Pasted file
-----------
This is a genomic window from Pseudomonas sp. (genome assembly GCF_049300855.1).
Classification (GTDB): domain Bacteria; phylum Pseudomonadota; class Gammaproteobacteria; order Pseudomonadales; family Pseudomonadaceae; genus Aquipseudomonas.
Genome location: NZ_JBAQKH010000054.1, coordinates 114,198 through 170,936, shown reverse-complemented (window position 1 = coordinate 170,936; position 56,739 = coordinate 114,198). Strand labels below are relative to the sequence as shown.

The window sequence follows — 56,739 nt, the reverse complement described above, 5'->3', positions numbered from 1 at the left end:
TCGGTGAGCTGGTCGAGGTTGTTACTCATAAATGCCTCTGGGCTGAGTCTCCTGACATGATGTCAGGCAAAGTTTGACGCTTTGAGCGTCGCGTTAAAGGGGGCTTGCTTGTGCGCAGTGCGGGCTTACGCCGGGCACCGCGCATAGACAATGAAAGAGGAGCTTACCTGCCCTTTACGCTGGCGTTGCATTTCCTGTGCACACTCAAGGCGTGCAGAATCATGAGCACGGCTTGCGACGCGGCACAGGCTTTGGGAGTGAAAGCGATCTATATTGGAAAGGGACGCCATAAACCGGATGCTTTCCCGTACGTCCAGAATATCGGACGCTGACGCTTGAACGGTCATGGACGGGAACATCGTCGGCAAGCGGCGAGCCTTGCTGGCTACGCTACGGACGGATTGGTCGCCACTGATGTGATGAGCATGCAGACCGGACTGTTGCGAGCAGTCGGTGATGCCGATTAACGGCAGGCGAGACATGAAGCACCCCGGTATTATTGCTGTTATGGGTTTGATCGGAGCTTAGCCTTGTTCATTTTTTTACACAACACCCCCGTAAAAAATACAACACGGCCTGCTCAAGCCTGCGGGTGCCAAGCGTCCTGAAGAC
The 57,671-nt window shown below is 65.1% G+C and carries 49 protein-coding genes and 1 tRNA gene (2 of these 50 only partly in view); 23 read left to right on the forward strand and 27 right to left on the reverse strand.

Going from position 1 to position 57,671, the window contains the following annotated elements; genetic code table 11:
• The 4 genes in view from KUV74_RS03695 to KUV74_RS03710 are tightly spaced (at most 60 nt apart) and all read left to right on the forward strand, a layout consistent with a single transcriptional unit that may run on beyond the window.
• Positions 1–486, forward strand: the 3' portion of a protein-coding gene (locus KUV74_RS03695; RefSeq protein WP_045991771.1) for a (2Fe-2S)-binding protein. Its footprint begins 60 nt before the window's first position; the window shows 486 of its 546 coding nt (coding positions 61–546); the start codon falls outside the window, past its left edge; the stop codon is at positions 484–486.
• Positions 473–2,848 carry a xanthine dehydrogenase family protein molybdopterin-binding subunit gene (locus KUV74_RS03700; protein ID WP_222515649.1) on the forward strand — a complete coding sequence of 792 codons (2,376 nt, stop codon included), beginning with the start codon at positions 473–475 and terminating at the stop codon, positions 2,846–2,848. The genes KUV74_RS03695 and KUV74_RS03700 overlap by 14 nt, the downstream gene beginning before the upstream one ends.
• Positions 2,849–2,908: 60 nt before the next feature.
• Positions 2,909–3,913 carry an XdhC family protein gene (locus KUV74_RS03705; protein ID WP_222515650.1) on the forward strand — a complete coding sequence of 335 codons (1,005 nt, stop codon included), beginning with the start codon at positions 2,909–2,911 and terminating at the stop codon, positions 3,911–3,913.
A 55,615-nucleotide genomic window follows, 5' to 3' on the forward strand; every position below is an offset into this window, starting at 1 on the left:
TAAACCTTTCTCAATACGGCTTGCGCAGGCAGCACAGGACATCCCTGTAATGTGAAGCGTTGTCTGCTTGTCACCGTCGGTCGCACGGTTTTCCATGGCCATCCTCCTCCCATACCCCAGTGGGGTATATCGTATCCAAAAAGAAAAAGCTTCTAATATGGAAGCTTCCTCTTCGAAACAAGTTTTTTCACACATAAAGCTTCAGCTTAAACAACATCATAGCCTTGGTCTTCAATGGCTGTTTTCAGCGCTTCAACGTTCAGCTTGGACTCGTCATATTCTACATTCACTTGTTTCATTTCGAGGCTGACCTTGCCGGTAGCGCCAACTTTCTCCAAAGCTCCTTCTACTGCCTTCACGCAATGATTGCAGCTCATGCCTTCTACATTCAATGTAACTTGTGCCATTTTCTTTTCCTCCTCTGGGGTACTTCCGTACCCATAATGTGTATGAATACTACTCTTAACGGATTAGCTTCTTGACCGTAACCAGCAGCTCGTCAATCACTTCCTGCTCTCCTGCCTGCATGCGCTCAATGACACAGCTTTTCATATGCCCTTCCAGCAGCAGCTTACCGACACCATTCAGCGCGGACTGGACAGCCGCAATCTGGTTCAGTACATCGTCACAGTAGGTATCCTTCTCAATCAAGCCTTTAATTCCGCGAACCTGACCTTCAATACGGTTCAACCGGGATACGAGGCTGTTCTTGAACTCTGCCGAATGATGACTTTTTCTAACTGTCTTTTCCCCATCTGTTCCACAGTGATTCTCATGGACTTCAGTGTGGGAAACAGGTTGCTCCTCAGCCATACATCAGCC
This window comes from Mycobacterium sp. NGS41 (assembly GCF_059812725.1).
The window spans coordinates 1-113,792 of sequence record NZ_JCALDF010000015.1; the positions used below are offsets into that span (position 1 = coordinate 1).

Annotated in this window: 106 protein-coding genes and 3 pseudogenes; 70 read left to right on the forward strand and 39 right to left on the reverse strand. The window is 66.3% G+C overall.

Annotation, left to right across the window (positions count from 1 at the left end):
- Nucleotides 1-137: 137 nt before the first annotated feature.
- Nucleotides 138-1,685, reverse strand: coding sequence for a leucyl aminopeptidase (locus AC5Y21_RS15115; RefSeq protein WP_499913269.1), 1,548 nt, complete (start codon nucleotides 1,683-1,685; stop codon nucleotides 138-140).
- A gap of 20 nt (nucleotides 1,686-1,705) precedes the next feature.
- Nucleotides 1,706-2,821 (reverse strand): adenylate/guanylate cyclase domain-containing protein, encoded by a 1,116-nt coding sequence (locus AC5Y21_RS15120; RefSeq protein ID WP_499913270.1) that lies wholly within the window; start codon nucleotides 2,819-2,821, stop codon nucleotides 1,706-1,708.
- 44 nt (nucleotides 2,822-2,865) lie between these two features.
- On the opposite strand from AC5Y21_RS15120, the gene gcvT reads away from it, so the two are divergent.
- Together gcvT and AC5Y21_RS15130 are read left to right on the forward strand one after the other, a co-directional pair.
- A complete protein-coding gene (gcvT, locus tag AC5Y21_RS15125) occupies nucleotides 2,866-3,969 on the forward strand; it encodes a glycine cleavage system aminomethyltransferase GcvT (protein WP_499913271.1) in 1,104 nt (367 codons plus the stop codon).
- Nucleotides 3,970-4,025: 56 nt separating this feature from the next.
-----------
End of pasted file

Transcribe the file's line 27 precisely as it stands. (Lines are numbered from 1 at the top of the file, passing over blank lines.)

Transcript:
- Nucleotides 3,970-4,025: 56 nt separating this feature from the next.